Hey everyone, it’s time to introduce another brand new feature here on Film Junk, and I think you’re going to like it. We’ve convinced our good friend Reed Farrington, Star Trek fan extraordinaire, to write a semi-regular column of his own focusing on (you guessed it) all things Trek. It is my hope that as the year progresses, Film Junk will become a popular destination for Trekkies and Trekkers to discuss the upcoming film, and Reed will be at the helm, making it so. He won’t always be writing about the new movie though, and he promises us that his next column is going to be something a little more personal. (Hopefully not too personal.) In the meantime, if you’d like to get in touch with Reed to suggest topics for this column, you can reach him at email@example.com. And now on to Treknobabble #1…
With my attention grabbing headline, I thought I would take a look at how the latest Star Trek movie budget is being spent. Now depending on your views concerning the worthwhileness of the space program and the costs of making movies nowadays, you might be flabbergasted into either thinking that maybe we should stop making movies about going out into space and spend our money on actually going out into space, or that finally, a Star Trek movie is getting the budget it needs to be a blockbuster.
Unfortunately, I don’t have a mole working as an assistant to the producers Abrams and Lindelof, so I can’t really tell you where all the money is going. And I won’t be getting into too many specifics, since much of the movie is secret and I really don’t know how much things cost nowadays. In the past, when it came to making Star Trek sequels, there were always several things that were considered. So maybe we can make some educated guesses as to how the money is being spent.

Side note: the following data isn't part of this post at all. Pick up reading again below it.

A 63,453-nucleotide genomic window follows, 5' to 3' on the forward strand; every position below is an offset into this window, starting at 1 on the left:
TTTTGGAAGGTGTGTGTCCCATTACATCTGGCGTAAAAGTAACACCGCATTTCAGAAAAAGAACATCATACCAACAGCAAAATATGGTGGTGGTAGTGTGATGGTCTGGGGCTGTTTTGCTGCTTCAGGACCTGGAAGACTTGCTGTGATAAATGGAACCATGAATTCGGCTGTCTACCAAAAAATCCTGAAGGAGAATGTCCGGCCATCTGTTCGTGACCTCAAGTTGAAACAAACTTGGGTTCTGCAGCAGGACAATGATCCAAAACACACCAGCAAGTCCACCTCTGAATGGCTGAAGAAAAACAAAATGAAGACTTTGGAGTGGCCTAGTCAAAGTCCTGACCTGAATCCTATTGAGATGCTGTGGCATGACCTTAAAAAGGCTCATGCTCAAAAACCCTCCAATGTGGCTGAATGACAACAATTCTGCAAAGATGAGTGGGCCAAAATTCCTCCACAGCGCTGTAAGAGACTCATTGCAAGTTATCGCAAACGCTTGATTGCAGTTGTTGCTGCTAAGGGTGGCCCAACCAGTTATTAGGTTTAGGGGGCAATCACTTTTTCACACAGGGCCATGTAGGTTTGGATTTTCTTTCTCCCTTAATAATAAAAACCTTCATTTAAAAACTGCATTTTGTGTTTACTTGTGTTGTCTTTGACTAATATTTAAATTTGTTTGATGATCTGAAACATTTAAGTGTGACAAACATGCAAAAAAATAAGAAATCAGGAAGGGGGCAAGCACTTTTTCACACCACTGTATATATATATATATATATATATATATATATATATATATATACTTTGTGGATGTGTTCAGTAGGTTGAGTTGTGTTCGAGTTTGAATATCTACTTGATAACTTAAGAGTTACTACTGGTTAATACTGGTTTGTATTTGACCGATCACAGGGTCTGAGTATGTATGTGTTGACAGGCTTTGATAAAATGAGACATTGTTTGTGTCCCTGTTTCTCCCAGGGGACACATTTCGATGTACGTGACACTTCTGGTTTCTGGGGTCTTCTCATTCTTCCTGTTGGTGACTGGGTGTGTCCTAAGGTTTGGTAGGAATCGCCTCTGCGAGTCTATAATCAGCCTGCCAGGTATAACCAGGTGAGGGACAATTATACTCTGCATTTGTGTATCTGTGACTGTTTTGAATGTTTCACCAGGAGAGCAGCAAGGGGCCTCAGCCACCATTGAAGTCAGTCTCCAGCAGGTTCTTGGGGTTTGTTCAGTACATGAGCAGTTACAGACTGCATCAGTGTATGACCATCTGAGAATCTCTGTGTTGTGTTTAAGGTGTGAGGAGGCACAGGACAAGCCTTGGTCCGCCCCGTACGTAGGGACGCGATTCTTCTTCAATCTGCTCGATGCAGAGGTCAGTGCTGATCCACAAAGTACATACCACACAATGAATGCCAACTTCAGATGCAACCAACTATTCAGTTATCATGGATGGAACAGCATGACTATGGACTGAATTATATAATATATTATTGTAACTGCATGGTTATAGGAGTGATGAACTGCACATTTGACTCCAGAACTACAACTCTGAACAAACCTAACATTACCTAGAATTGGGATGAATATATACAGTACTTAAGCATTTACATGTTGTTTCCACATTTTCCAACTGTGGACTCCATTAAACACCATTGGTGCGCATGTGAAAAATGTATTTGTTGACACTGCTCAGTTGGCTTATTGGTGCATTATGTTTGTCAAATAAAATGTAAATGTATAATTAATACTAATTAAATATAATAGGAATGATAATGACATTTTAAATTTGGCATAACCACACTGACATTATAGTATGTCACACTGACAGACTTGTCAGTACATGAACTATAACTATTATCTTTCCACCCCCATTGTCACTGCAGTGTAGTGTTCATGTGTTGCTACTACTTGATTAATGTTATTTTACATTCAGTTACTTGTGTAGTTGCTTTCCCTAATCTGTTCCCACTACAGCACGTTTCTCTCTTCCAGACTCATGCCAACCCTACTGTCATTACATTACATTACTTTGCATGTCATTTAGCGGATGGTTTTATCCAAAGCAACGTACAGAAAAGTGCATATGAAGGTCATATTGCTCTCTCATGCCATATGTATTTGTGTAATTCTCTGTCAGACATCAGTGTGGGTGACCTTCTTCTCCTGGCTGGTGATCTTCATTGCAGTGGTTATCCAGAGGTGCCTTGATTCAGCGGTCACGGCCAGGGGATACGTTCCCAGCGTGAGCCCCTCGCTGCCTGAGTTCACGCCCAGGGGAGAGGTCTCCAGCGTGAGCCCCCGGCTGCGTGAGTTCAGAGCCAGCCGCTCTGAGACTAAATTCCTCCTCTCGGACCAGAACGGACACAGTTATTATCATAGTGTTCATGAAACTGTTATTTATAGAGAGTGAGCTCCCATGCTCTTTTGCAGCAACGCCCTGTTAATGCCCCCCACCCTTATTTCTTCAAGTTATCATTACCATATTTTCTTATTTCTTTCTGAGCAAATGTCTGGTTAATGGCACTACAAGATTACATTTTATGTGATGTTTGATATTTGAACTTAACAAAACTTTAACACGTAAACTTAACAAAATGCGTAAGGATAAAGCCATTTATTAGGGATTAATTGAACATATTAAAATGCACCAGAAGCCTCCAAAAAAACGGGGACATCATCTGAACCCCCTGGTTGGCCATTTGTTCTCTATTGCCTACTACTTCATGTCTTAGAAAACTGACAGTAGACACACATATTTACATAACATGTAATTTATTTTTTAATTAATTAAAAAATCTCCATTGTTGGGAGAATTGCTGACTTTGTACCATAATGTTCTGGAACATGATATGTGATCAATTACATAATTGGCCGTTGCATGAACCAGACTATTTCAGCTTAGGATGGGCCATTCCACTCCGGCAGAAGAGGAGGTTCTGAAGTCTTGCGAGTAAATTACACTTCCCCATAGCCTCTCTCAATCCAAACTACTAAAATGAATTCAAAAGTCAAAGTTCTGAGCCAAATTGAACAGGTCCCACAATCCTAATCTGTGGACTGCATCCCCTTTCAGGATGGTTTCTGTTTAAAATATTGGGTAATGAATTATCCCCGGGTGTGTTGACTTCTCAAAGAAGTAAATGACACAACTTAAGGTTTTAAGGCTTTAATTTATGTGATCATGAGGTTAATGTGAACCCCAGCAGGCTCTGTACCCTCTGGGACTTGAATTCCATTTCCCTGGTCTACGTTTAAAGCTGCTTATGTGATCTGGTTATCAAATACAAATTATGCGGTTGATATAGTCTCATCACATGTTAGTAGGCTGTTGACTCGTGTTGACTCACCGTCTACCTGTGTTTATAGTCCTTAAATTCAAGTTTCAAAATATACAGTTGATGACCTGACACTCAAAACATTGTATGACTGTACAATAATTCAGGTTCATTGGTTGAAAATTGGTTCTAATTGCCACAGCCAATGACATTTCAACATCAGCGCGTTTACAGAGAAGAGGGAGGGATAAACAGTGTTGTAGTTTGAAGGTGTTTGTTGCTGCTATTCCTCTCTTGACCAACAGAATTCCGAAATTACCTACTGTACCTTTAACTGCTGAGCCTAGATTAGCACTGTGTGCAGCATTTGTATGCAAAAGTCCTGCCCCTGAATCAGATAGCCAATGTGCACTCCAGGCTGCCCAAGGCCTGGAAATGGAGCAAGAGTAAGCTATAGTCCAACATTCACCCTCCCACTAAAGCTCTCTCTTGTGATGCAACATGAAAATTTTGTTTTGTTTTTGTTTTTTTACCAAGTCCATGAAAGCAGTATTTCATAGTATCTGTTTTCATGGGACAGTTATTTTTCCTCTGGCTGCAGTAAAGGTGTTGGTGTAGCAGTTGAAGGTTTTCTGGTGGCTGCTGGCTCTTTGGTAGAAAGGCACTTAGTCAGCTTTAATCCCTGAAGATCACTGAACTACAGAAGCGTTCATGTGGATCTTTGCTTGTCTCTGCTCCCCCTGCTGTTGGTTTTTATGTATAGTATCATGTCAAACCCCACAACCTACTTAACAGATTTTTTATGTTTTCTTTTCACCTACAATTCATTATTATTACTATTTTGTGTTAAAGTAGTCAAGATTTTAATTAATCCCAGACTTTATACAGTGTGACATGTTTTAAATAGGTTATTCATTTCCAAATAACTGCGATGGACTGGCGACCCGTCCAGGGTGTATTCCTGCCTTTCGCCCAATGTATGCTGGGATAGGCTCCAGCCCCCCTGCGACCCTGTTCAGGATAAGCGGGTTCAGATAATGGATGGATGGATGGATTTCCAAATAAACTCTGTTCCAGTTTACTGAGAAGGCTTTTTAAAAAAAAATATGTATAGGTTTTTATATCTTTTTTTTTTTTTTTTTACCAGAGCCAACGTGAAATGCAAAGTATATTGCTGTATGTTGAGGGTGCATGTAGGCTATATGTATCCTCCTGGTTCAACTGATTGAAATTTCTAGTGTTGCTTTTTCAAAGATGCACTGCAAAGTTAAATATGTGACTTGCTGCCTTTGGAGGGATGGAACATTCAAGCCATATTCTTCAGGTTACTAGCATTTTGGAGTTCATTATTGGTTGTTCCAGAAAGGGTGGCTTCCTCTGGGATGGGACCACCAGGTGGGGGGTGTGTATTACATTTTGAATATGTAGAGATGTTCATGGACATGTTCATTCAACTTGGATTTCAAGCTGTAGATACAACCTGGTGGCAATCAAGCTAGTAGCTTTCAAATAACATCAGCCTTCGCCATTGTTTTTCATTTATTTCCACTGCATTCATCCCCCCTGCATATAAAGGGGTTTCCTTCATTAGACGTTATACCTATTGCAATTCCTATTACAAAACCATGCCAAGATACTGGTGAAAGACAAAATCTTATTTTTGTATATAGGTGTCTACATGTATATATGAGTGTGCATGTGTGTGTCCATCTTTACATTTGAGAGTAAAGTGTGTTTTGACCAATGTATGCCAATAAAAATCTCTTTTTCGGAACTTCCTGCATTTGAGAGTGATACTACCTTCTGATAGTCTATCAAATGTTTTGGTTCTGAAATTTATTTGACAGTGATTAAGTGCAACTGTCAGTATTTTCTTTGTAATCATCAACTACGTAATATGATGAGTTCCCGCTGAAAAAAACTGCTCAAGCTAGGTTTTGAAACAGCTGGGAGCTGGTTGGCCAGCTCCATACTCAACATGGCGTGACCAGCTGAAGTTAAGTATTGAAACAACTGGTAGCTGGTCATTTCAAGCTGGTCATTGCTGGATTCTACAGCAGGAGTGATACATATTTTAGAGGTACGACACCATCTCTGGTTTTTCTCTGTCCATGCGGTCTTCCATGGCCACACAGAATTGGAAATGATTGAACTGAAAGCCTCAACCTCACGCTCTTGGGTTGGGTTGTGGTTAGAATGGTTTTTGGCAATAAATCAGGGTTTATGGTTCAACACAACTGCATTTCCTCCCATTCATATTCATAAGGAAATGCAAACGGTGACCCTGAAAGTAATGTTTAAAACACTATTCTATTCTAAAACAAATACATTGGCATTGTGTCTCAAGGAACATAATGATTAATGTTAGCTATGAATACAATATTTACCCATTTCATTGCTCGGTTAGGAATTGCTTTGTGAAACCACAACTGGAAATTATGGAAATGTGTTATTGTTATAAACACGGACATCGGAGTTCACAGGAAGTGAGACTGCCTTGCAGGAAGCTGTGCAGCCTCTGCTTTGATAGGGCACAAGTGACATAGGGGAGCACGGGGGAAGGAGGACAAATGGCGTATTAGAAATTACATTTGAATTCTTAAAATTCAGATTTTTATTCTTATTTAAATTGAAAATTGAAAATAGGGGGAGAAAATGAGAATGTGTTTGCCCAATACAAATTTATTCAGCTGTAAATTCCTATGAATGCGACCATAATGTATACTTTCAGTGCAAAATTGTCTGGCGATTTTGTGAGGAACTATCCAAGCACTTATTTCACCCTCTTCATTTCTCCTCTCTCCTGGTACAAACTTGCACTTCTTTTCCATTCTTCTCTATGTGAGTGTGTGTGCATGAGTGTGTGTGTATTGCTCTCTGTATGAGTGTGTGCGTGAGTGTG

First of all, let’s consider the actors. The original series actors would always ask for more money, and the studio would always give in to their demands, because it was pretty much accepted that you couldn’t recast the main characters. It is somewhat amusing to think that Shatner could ask for 5 million and get it for portraying Kirk, but when portraying a character like TJ Hooker, Shatner would probably settle for considerably less. For this latest movie, I would be surprised if any single actor is making 5 million, but maybe I’m behind the times. I would assume the primary characters are being paid less than the original actors would be, but there does seem to be a rather large cast, so maybe the casting budget would add up to a considerable sum.
Sequels could use standing sets like the Enterprise bridge, corridors, etc. And the main uniforms. And props like phasers. And ship models. Even recycled film shots! (Like the Enterprise leaving drydock from The Motion Picture and recycled for use in Wrath of Khan.) But many things were redesigned in sequels, so the savings were lessened. For this latest movie, I would hazard to guess that everything in this movie has been created from scratch. Maybe we can use Star Trek: The Motion Picture’s (STTMP) 40 million plus budget as a guideline for how much it would cost to build everything from scratch. However, this is an unfair guideline, because the costs of the aborted second television series, and aborted television movies, were amortized into STTMP’s budget! STTMP was unfairly criticized for its bloated budget.